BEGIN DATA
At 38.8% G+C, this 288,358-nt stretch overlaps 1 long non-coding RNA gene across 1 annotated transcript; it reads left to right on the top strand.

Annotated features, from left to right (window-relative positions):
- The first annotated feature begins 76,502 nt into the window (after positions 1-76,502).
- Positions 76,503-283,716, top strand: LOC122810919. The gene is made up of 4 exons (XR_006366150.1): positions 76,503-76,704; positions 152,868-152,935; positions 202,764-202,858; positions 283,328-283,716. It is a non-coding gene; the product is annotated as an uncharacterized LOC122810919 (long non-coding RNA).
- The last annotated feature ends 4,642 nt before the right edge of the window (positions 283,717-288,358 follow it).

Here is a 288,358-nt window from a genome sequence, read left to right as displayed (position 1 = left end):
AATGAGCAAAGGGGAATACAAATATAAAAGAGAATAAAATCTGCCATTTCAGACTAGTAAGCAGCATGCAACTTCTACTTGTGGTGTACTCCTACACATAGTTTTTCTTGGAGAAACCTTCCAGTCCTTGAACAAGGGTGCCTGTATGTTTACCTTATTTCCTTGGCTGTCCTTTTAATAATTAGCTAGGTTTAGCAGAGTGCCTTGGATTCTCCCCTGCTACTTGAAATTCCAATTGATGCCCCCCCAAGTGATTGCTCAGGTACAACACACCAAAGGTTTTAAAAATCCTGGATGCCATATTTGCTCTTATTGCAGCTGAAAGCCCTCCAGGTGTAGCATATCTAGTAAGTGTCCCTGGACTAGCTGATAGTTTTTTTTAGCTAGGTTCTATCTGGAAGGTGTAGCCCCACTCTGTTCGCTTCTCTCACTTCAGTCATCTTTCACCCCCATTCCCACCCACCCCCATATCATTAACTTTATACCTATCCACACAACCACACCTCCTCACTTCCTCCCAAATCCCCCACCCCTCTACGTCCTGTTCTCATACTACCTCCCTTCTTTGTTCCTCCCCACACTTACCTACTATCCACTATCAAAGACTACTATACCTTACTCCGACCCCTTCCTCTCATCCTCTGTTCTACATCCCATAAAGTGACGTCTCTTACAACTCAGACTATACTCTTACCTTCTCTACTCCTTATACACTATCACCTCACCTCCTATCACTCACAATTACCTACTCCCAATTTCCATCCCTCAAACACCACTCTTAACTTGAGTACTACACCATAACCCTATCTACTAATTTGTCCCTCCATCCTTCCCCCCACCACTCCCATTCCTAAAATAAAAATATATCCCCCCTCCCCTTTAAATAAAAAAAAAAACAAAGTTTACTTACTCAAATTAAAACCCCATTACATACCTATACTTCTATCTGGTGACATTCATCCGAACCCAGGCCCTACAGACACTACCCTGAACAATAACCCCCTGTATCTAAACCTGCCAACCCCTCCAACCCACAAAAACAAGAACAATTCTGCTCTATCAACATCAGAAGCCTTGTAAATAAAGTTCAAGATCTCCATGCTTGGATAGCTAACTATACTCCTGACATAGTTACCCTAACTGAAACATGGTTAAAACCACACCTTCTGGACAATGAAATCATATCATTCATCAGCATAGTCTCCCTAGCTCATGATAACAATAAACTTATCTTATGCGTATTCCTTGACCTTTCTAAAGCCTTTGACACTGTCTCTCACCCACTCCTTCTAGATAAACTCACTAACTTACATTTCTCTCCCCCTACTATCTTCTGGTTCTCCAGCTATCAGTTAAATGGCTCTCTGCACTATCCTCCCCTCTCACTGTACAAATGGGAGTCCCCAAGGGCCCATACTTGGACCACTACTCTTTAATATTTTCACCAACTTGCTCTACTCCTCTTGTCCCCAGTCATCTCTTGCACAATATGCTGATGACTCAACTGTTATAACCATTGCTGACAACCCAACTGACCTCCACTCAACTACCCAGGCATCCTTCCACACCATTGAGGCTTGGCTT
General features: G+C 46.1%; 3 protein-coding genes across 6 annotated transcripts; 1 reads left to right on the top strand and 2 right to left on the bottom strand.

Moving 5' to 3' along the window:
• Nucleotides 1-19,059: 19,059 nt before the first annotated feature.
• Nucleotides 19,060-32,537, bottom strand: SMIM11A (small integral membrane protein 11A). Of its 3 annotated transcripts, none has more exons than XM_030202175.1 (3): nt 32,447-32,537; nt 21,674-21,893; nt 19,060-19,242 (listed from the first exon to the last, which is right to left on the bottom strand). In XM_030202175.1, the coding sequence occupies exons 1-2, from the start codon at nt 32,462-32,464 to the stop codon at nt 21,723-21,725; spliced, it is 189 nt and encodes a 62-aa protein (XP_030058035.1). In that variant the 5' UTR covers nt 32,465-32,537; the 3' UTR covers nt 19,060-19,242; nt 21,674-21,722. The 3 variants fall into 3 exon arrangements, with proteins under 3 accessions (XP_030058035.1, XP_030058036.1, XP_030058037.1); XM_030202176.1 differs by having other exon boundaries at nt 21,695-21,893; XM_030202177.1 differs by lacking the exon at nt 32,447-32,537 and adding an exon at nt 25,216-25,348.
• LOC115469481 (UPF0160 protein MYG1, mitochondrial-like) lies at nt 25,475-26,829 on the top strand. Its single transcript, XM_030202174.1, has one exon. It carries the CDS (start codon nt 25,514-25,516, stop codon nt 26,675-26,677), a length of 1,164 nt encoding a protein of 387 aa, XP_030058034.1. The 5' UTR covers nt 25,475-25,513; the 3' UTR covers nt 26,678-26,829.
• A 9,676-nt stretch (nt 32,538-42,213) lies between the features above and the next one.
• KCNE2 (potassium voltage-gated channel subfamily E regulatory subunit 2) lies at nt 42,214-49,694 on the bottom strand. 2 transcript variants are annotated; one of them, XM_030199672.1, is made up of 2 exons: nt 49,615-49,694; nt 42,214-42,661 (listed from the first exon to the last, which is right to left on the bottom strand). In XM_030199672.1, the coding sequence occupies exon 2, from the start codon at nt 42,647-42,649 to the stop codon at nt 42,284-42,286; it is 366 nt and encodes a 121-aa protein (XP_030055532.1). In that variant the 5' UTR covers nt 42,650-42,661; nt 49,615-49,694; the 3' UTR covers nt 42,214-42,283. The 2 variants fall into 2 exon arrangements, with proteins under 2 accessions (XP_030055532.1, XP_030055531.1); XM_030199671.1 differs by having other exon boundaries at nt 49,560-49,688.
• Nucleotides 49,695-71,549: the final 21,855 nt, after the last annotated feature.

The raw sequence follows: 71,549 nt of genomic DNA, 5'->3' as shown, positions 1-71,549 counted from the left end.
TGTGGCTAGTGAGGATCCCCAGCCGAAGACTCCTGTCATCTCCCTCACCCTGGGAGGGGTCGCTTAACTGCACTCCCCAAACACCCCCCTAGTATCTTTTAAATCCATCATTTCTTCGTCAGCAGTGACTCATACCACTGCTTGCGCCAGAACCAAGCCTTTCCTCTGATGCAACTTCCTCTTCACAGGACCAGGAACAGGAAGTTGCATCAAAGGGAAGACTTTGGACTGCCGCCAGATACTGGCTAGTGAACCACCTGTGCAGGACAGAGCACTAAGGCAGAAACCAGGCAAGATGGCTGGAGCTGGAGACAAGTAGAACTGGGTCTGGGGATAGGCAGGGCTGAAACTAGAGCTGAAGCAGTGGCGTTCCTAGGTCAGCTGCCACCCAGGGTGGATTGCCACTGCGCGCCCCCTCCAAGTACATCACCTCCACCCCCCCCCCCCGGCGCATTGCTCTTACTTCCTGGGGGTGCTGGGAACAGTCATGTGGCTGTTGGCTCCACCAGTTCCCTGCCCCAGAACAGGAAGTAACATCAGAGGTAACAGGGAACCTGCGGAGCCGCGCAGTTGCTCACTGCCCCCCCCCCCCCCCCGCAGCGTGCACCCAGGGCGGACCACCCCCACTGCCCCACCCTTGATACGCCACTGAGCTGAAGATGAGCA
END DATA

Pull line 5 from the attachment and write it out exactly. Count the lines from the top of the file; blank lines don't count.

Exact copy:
- The last annotated feature ends 4,642 nt before the right edge of the window (positions 283,717-288,358 follow it).